where candidate Edward Shattuck is play-
ed up as a "veteran of two wars" in his
race for the important job of Attorney
The record of Colonel Shattuck, happens
to be interesting. It is interesting not only
to California voters but to every family
whose son or husband is being drafted into
the armed forces. For Colonel Shattuck oc-
cupied a high-up place in the selective ser-
vice office in Washington with its power of
life or death over much of the nation.
Yet, while he held this key war post,
and was busy drafting others, the record
shows that he kept his own public-rela-
tions man in California ready to promote
and publicize everything he did. In fact,
Shattuck had decided even as early as
1941, before Pearl Harbor, that he would
use his war job to run for political office.
No scrap of publicity was too meager for
the Colonel to overlook if it served to pro-
mote his political future.
"We might try for a story in the monthly
alumni California magazine," Shattuck wrote
his publicity man on July 3, 1941, after he
was made General Counsel of selective ser-
vice. "And the U.S.C. Alumni News. Stan
Barnes could help on California, and Harry
Silke on U.S.C. You might also try Los An-
geles Jr Chamber of Commerce bulletin and
perhaps a word to the 20-30 magazine in
Sacramento would get an article there.
- * . a
"MIGHT GIVE US A BREAK"
"It seems to me I recall a California maga-
zine similar to Look which might give us
a break. Jim Mussatti might give it a ride
in the State Chamber Publicity. I believe
that this particular assignment is worth
playing for all the publicity we can get.
Anywhere there is a good tie-in should be
used to the limit.
"The primaries are in Auguist," continued
Colonel Shattuck. "If things broke just right"
and enough publicity went out meantime,
this might be an ideal set-up. If things break
so that I can run, I will, (At that time he.
planned to run for Governor or Lieutenant
Governor of California.)
"Are there any big conventions coming to
Los Angeles where a national-defense speeeh
with emphasis on selective service could be.
made and to which we could wvangle an in-
vitation? There might be some American
Legion Convention, even though only the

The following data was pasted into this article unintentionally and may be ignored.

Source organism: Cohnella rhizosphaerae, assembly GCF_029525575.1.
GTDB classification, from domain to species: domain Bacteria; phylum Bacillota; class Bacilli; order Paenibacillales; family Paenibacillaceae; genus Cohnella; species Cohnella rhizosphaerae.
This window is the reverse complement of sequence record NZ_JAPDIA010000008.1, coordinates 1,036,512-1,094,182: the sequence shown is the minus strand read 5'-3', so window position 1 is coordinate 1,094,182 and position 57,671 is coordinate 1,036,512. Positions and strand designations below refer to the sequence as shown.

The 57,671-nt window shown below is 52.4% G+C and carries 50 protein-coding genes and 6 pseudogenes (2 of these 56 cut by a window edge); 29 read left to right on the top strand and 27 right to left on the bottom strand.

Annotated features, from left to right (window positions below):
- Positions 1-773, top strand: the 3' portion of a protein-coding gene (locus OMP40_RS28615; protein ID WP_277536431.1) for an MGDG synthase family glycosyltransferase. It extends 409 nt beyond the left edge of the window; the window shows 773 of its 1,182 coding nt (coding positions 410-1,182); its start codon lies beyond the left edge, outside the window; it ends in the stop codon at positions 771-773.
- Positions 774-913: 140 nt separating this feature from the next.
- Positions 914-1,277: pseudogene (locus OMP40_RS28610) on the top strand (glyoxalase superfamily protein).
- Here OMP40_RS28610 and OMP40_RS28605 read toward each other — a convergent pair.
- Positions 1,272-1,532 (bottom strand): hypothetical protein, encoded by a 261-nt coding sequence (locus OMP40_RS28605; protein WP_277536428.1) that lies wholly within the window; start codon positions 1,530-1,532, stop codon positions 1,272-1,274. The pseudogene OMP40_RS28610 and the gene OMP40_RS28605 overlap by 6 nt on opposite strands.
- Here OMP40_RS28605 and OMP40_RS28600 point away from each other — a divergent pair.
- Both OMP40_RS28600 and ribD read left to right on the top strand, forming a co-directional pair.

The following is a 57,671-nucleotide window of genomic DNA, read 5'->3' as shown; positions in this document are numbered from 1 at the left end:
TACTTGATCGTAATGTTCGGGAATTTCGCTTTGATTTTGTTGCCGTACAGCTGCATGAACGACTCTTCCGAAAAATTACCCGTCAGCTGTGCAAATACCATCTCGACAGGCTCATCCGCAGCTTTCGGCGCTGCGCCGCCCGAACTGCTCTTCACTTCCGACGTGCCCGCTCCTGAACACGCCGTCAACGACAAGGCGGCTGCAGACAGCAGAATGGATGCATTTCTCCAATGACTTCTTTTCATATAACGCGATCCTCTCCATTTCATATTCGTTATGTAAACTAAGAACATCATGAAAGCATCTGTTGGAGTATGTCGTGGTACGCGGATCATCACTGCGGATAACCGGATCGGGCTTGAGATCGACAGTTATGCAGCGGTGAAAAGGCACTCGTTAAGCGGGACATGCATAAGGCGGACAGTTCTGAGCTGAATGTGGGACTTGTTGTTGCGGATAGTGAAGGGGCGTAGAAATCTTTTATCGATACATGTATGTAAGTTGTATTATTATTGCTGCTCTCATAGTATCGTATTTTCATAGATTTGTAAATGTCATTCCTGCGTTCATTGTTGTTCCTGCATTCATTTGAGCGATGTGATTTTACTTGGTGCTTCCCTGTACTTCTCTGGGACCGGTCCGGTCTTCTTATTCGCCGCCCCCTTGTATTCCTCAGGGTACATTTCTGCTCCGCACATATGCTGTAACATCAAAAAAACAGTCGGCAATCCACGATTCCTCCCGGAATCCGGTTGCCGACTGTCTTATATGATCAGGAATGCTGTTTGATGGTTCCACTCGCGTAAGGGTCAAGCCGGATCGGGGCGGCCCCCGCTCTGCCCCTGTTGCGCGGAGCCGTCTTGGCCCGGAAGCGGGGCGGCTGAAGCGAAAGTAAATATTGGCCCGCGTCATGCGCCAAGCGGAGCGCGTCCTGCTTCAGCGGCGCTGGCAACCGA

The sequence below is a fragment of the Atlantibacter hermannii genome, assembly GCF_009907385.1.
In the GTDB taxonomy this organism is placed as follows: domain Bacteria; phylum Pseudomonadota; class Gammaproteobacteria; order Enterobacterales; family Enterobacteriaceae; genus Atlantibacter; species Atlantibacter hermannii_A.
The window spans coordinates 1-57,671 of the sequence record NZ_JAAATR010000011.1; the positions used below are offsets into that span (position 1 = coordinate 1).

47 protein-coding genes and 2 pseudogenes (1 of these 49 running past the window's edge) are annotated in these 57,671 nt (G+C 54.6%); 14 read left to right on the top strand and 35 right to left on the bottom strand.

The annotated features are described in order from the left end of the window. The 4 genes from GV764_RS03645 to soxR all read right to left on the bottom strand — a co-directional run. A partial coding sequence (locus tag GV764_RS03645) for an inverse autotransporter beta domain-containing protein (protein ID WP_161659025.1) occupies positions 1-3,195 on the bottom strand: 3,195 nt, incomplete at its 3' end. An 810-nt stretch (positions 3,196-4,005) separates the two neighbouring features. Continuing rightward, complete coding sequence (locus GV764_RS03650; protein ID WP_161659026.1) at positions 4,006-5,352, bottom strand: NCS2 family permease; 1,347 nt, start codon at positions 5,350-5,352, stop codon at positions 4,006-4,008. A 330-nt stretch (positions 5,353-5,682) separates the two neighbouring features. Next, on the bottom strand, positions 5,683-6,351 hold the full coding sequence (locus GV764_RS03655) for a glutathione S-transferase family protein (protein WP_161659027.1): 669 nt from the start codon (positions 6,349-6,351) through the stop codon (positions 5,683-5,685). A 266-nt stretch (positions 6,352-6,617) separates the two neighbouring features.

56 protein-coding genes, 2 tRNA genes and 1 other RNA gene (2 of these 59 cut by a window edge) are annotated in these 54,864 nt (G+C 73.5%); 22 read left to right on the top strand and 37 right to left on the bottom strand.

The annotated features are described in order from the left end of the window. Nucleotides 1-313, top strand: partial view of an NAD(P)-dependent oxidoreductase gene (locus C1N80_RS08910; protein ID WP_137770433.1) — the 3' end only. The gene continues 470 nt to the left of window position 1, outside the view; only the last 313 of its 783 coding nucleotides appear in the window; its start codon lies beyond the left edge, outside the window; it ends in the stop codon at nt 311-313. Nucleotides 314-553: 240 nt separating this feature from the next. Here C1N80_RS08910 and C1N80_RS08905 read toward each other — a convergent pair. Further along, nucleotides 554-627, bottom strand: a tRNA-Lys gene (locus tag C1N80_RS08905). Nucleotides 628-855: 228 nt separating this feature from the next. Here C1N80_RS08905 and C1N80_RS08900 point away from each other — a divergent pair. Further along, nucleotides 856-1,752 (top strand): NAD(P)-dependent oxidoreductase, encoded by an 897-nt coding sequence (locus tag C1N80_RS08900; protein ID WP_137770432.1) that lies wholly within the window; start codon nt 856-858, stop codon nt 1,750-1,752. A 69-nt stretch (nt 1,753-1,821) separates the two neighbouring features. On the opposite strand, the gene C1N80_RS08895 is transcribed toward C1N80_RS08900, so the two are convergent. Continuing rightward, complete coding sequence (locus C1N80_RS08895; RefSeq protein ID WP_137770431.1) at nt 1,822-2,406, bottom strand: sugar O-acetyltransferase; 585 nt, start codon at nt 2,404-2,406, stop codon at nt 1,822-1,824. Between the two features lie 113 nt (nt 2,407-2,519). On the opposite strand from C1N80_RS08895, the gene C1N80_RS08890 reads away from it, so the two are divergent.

State Convention or some such. Anyway,
would you find out? Such an invitation di-
rected to Gen. Lewis B. Hershey especially
requesting the hometown boy, would I am
sure, bring results. Of course the origin of
this suggestion will always remain just be-
tween you and me."
WOODROW WILSON'S NAMESAKE
Former President Woodrow Wilson must
have been present in spirit when a disabled
veteran of the war he tried to prevent by a
League of Nations called at the White House
in a wheel chair.
The caller was ex-Army Corp. Woodrow.
Wilson of Millville, N. J., who lost both legs
and a hand in Germany after the battle of
the Bulge. He came to President Truman
with a forget-me-not, opening the annual
fund-raising drive of the disabled American
"You have a distinguished name," sug-
gested Truman. "By any chance--"
"Yes, sir, I am related td the late President
Wilson," said the veteran, "and was named
"Well, I know he'd be mighty proud of you
if he were here today," replied Truman.
"You remind me of another young fellow
to whom I awarded the Congressional Medal
of Honor. He told me he regretted having
only one life that he could give to his coun-
To the Editor:
THE RESPONSIBILITY for the
booking of films, last year in
the charge of the Art Cinema
League, has now been assumed by
the Student Legislature. The aims
and policies of the new organiza-
tion remain, however, fundamen-
tally unchanged. We will consider
ourselves successful, in fact, if we
can. approximate this year the
quality of cinematic entertainment
enjoyed some years ago when the
Art Cinema League introduced
to Ann Arbor audiences such dis-
tinguished film productions as
"Symphonie Pastorale" (which we
hope, by the way, to bring back),
"Shoe Shine" and "To Live in
Some of you 'ay find our ini-
tial efforts clumsy and Ill-manag-
ed. Like all new organizations we
are enduring acute birthpangs We
have not expected some of the
difficulties we have encountered.
The first few showings may rep-
resent, therefore, a kind of experi-
mentation inasmuch as we are
still looking for the most reliable
distributors. The necessity, too, of
using the Architecture Auditor-
ium, because of the frequent un-
availability of Hill Auditorium,
will force us to bypass im-
portant films we would be only
too anxious, under different con-
ditions, to bring to the campus.
We wish to make every assur-
ance however, that in spite of these
.liitations, we nevertheless expect
to be able to offer a vivid program
of films. We have great faith in
the cinematic medium as a form of
artistic expression. We believe that
it can say important things with
all the perfection and persuasion
of the traditional forms of expres-
sion. And that it is capable of
moving its audience to feelings of
great experience. We believe that
our current presentation, Alexan-
der' Nevsky," qualifies under this